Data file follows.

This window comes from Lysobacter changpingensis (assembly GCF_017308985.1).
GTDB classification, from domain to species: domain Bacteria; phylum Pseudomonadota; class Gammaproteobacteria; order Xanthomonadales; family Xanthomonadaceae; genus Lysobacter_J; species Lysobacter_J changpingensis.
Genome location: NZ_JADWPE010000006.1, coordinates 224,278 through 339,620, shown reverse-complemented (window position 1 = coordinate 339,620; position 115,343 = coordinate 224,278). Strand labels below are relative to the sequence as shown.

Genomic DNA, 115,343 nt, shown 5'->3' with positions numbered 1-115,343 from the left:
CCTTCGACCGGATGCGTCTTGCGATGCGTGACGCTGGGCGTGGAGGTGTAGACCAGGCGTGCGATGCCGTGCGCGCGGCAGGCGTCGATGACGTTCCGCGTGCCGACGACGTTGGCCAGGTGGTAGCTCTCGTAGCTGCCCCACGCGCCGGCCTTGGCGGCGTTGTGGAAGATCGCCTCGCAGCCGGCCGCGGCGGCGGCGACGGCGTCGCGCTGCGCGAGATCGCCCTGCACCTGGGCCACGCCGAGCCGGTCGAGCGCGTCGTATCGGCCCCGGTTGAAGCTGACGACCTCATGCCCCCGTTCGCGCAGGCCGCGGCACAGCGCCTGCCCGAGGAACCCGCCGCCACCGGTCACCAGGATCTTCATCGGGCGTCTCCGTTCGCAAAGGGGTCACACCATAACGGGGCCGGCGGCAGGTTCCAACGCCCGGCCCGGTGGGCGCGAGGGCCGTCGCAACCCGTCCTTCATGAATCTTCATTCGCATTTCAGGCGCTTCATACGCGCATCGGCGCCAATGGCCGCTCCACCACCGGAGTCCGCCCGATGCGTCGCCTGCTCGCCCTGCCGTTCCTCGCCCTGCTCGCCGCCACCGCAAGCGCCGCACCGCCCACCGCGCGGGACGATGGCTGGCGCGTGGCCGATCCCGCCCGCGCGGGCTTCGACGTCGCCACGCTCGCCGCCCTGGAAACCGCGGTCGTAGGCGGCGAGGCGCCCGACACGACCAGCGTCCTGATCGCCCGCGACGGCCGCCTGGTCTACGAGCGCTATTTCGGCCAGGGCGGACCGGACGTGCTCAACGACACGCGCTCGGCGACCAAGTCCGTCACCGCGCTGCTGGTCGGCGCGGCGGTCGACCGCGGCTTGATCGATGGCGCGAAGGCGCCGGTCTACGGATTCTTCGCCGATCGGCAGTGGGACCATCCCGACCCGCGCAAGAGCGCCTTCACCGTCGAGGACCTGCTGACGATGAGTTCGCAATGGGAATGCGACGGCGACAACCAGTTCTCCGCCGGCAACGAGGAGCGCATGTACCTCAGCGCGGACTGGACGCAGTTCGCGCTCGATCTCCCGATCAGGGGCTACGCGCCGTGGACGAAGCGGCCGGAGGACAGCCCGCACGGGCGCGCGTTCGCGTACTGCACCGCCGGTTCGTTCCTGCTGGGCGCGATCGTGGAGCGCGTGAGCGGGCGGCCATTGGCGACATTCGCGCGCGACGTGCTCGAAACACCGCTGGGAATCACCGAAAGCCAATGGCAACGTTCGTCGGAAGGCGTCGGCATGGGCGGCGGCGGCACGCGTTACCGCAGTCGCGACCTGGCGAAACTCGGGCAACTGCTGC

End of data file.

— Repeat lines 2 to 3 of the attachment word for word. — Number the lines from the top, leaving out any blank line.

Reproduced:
GTDB classification, from domain to species: domain Bacteria; phylum Pseudomonadota; class Gammaproteobacteria; order Xanthomonadales; family Xanthomonadaceae; genus Lysobacter_J; species Lysobacter_J changpingensis.
Genome location: NZ_JADWPE010000006.1, coordinates 224,278 through 339,620, shown reverse-complemented (window position 1 = coordinate 339,620; position 115,343 = coordinate 224,278). Strand labels below are relative to the sequence as shown.